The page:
A Lean Leaders Christmas reflections: Andreas Heinz: Sense and Respond Diary, December 23, 2010
Christmas has arrived.
For those who have grown up with western Christmas tradition this is a magical time. We remember how we stood as children in front of the Christmas tree with big eyes and curiosity for the parcels, silently listening to stories and songs while the snow fell just as silently outside.
After all the seasonal rush before Christmas, it has finally arrived and now a certain silence and reflection on the last year comes into the homes of many families. We step back and get distance. Relax and redirect our attention towards our beloved ones.
Different thoughts and a wider vision of life may come into our minds. A healing break of contemplation, walks in the snow and joyful family dinners. Mind and body get a rest, our professional ambition paused momentarily until the new year.
We might suddenly see our busy job life from another view point: Not from the productive, planning, executing side or simply getting through all the busy-busy-bang-bang work, but from our sense of achievement – what we now enjoy as a result of all that effort, and taking pride in knowing we tried our best.
Some of the busy-busy-bang-bang activities may also appear in a different, clearer light. For the moment we are not driven by it, in our reflections we see that much of it was pointless.
Daily we get pulled into the busy-busy-bang-bang noise, feeling a necessity to react quickly, reacting with no time to think, no time to reflect and choose what really makes sense. Noisy activity for the sake of activity creating the impression of motion without real progress. How do we stop the noise and listen for the right signals?
We have too few occasions when we allow ourselves to get distance or perspective on our daily tasks. Time for reflection is important, it provides a much needed course correction back to our purpose.
What can I say about the months of November and December which was driven by a lot of work and overtime? Effectiveness started to suffer as soon as the noisy workload took me off course, I lost my sense of direction and purpose because I had chosen to forsake reflection.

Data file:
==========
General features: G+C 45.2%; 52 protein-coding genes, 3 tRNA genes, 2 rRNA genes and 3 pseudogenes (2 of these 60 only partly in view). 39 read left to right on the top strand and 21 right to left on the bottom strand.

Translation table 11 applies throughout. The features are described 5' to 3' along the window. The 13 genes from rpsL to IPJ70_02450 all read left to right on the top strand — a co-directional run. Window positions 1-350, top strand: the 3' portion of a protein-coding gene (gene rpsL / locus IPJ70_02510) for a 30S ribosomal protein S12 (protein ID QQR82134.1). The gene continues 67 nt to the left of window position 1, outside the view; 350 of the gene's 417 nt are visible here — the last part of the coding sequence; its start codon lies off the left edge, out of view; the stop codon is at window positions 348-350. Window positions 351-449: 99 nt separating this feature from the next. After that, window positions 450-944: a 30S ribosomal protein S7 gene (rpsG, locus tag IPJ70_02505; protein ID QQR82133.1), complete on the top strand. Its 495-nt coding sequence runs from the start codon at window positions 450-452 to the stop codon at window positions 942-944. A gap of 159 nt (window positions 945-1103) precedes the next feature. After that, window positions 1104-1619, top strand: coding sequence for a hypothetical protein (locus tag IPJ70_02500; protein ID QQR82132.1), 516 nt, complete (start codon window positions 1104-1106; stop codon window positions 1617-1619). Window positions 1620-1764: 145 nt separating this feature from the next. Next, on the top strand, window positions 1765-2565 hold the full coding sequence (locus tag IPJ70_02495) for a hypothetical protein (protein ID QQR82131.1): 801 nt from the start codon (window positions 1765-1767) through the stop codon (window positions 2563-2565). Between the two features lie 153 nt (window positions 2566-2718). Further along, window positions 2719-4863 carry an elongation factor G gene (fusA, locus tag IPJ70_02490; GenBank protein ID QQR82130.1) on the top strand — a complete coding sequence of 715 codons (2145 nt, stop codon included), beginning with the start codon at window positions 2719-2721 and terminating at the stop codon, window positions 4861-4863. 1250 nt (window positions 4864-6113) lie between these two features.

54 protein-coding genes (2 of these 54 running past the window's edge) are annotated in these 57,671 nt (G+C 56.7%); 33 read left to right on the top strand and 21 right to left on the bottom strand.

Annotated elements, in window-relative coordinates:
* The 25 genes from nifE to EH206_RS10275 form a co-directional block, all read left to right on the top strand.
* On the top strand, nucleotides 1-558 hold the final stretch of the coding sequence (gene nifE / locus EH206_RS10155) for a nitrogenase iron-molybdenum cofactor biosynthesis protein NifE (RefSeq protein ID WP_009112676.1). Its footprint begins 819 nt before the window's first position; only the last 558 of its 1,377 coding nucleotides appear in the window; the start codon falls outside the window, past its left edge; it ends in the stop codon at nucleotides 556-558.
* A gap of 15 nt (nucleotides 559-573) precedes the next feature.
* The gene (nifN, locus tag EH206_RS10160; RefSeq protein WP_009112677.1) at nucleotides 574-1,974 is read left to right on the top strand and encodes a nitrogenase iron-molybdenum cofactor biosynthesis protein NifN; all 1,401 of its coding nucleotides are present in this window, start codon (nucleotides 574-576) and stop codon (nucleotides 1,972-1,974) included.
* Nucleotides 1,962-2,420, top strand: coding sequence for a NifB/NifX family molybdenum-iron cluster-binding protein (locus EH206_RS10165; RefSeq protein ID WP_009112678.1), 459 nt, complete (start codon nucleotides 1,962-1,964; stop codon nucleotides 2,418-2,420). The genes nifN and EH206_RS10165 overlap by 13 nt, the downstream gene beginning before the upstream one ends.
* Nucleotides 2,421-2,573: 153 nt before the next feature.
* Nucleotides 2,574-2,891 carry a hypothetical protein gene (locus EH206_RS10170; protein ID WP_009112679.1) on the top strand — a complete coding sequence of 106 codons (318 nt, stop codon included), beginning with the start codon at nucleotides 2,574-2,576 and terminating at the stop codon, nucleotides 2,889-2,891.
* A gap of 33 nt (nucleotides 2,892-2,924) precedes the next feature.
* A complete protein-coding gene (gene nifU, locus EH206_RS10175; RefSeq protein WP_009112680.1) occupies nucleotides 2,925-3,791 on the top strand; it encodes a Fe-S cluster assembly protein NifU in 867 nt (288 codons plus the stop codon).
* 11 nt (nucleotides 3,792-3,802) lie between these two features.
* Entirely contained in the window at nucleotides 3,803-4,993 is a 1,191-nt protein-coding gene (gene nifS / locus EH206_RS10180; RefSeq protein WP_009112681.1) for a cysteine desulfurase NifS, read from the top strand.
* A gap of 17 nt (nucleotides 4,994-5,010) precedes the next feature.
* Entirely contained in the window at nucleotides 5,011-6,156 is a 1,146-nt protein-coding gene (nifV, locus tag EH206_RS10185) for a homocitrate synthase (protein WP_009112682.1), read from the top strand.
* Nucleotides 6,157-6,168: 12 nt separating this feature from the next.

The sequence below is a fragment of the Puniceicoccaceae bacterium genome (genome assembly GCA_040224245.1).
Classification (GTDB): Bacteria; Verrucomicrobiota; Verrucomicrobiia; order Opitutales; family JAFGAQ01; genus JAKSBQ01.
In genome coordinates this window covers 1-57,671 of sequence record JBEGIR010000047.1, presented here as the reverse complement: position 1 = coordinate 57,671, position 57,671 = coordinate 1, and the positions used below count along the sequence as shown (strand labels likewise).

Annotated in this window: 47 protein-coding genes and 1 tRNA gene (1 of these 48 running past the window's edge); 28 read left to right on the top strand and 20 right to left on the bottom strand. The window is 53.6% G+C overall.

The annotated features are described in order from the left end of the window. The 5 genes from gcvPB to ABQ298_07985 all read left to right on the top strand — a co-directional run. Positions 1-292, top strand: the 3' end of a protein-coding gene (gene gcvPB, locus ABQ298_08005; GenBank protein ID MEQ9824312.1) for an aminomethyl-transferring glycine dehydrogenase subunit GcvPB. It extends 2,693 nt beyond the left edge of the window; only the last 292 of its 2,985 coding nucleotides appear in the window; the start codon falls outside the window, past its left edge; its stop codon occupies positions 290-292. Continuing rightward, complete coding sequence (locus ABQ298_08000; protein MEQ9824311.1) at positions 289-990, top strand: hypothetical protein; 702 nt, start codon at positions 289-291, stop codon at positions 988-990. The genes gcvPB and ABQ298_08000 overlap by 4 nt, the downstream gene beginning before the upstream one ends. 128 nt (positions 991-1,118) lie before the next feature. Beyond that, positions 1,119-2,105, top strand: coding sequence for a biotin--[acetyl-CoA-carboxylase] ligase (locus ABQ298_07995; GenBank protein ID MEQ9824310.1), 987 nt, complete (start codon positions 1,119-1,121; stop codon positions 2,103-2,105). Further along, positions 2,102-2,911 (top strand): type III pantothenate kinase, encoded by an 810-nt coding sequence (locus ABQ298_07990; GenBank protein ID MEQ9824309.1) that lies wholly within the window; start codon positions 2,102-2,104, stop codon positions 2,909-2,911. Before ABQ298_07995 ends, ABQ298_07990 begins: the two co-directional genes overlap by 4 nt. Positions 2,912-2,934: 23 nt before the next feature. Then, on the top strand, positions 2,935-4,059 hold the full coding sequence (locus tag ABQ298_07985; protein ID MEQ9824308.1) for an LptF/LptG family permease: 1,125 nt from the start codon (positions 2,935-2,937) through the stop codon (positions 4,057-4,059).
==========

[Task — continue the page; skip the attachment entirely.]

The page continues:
I did things where I said only after three days of activity: Oh, this could have been much simpler, a more effective way would have created more benefit. If I only had more time to think about a better approach… And even worse: While doing the work I felt, that something was wrong, that there might be a better, more elegant way with more benefits. I chose to ignore these thoughts, I was so busy getting it done, reacting to the busy-busy-bang-bang noise having lost the sound of purpose in all the clamor.
But it could be quite simple and does not need big seasonal events like Christmas for time out to reflect and think.
The really interesting question at the end is this, Is there a relationship between the level and quality of impact of this busy piece of work and how busy I am with all what I have to do? The less we manage to get moments in time to reflect and get distance, to learn and to experiment, the less we will progress in our effectiveness. And the less insights we receive about what the right things are.
The real job of reflection is not trying to find how fast we can do what we already do but how do we do things differently and better to create new value and possibilities?
I hope I can take a lot of this Christmas silence, reflection and distance into the new year. There are so many opportunities that are not seen, not thought about, not explored because we get too busy, too deep, too quick to action. We miss the signals and opportunities for great leaps by doing noisy, ultimately unproductive quick fixes.
I will remember to choose to go for the paper, coffee and pencil approach more often. I will consider how I can make it a standard for the planning and review of new work-tasks: A piece of paper, a coffee, a pencil and the good feeling that this will pay back not only in time, but also in quality and impact.
Merry Christmas and a happy new year full of distance, reflection and purpose.